Social Loafing

“Our life always expresses the result of our dominant thoughts.”
~ Soren Kierkegaard
     We have a special “Pizza Timer” in our house. If we’re cooking a frozen pizza, the easiest way to know when it’s done is to listen for the ear-piercing sound of the smoke detector. Then we figured out how to set a timer on the oven and the smoke detector/timer became superfluous. So we simply take the smoke detector off the wall and set it under the TV until the pizza is done cooking. 
    But sometimes, every once in awhile, we forget to to put the smoke detector back up. It eventually goes back up, but it may take a few days. My wife and I will walk by the smoke detector, clearly visible under the TV, and just…not put it back where it goes. For those few days, our early warning systems to help protect us from dying in a fire are greatly hampered. Before you go writing angry letters, you should know each room has its own smoke detector, we have a fire extinguisher in the kitchen, and we have a combination smoke/CO2 detector in the same area as the smoke detector we take down. Still….why don’t we put it back up? 
    Psychologists have a term for this; it’s called social loafing. Social loafing occurs when a group of people believe someone else will do the work/right thing/call the police/whatever, so we assume we don’t have to do it. If you have never experienced this, then you’ve never had to do a group project!
   There have been several experiments done to explain social loafing. My favorite is the pencil test: Get on an elevator with one other person and drop a pencil. There’s a pretty good chance they’ll try to pick it up. Drop a pencil in a crowded elevator and the chances of someone picking up that pencil drops drastically. For more information on the experiment, check out THIS LINK
    The idea of social loafing can have drastic real world implications. The story of Kitty Genovese is a tragic example of what can happen when a group of people believe someone else will take care of the problem, do the right thing, or call the police, or stop someone from doing the wrong thing. This is why, when someone needs to receive CPR, you should point to a particular individual and request they call 911. If you shout out, to a room full of people, “Someone call 911!”, there’s a significant chance no one will be called.

    Existential therapy offers a solution for social loafing: personal accountability. It’s very common for people to demand others be more accountable. But if we’re honest with ourselves, many times we’re actually saying, “Take responsibility for this so I don’t have to.” The personal accountability of one person neither decreases nor increases our personal accountability. Louis Hoffman wrote “Self-acceptance too often is intertwined with attempts to rationalize ourselves as being right or justified in our mistakes instead of embracing our humanity as imperfect creatures. Authentic self-acceptance requires that we are honest with ourselves about responsibility. Instead of seeking to justify our mistakes, we embrace them” (A Cultural Crisis of Responsibility: Responding to a Denial of Our Humanity).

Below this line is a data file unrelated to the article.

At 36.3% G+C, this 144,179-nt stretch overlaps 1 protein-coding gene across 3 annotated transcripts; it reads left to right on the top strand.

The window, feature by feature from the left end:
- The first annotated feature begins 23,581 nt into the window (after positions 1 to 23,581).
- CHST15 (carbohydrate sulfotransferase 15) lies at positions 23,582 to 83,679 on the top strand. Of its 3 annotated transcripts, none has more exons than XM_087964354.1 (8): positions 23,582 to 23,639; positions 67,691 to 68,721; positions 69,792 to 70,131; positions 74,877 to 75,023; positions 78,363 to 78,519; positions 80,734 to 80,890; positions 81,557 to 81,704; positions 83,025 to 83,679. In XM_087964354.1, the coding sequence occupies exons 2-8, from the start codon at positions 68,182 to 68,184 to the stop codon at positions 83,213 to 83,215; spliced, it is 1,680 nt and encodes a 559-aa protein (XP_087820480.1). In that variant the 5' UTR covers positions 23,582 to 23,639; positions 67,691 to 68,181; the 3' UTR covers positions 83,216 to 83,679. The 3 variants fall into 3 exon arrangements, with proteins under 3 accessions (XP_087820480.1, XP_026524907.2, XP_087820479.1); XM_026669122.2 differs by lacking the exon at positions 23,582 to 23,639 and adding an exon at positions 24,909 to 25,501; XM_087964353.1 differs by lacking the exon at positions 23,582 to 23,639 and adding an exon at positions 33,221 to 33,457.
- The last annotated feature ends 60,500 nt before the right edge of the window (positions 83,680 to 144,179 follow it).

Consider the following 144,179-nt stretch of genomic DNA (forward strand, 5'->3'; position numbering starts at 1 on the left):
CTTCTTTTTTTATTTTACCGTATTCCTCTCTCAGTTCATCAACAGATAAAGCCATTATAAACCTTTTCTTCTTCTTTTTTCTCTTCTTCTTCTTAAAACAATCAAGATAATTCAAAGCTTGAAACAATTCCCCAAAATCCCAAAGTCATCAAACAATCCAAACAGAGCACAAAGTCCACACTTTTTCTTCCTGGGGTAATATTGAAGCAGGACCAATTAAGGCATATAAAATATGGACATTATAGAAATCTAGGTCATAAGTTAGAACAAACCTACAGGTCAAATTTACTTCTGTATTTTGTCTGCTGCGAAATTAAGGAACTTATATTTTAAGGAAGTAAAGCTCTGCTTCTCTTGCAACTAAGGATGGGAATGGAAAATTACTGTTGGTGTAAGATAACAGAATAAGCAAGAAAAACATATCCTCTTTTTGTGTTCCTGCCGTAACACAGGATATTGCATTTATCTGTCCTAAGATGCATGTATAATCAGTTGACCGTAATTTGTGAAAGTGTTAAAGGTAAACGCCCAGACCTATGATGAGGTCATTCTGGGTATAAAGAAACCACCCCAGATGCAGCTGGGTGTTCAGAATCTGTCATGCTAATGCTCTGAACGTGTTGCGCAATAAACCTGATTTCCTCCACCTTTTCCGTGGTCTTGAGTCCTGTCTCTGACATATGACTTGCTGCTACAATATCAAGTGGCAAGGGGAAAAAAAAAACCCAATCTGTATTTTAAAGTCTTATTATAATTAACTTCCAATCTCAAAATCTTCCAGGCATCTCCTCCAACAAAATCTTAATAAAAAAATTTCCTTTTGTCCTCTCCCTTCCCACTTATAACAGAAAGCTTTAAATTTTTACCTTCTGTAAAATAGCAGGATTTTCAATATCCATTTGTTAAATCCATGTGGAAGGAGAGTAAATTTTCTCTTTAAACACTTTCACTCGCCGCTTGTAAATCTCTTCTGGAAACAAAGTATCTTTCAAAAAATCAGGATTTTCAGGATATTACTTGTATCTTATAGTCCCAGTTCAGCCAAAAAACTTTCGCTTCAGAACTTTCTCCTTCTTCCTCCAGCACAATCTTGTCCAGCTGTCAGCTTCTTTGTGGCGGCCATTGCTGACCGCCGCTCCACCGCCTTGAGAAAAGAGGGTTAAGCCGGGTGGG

Waiting for someone else to take responsibility for a situation is a way to ensure we have no responsibility. In order to become more empowered we are forced to accept responsibility for the things we have done, and the things we have left undone. By no means should this imply that everything is our fault; far from it. But it does mean that if we want the world we live in to be better, we can no longer wait for others to make changes.

    The reason the smoke detector doesn’t go back up where it belongs is, ultimately, because I don’t put it back. As tumultuous as our country is currently, there are many situations and people who deserve to have fingers pointed at them. If I am not willing to point that finger at myself and begin asking what I can do, I only serve to give away my power.

Smoke Detector
(C) 2018 Nathan D. Croy

Running on Empty

“Without the ability to assert ourselves, we will have difficulty living with integrity and self-respect. Sacrificing our rights usually trains others to mistreat us. By standing up for our rights, we should we respect ourselves and thus win the respect of others.”
~Rollo May, Power and Innocence

     Has this ever happened to you? Trying to squeeze one more trip out of those last few drops of fuel is, for some people, a wonderful hobby! They know EXACTLY how far that gauge can move before the car is actually out of gas.

     In a former life, I worked in an autoshop, and saw cars come in with complaints of decreased performance, chugging, or not even starting. Turns out, many cars have their fuel pump located inside the gas tank. This does several things: the gas keeps the pump from overheating, there’s less contamination, and there’s less chance of exposure to air rusting out the fuel pump. This also means that, if you constantly run your tank low, you risk overheating your pump, clogging the filter with sediment from the tank (usually that stuff just sinks to the bottom and doesn’t bother the pump), and shortening the overall lifespan with added stress.

     We’re much more complex than cars, but there are certainly some similarities! Do you have warning lights that let you know when you’re running low? Do you find that trying to squeeze out “one more trip” when physical, emotional, or psychological resources are drained is shortening your lifespan? Does it inhibit your performance?

     Then find ways to refill! Make sure you are taking care of you! Sometimes it only takes a few minutes of rest, relaxation, meditation, or conversation. Whatever it is, don’t put it off until after you do one more thing!

     If you’re struggling to find a way to fill-up, give us a call! One of our therapists can work with you and your family to ensure you see finding ways to fully engage in life!

888.631.EXFT (3938)

Running on E
(c) 2018, Nathan D. Croy

Embrace The Trauma

“Anxiety is freedom’s possibility…”
~The Concept of Anxiety by Soren Kierkegaard
     I’m horrible at golf. I am my own hazard. It’s bad. However, I really enjoy it! Playing reminds me of spending time with my dad and I’ve found it to be relaxing. When I was beginning, my father would stand behind me and offer helpful critiques on my swing. 
    During a particularly horrendous game, the first four hits had immediately veered right as soon as my club made contact. I was frustrated. It made no sense to me why the ball wasn’t going where I was aiming! So, on the fifth hole, I lined my shot up to go far left of the green. It made sense that, if my shots went to the right, then I’d aim left and they’d go where I wanted!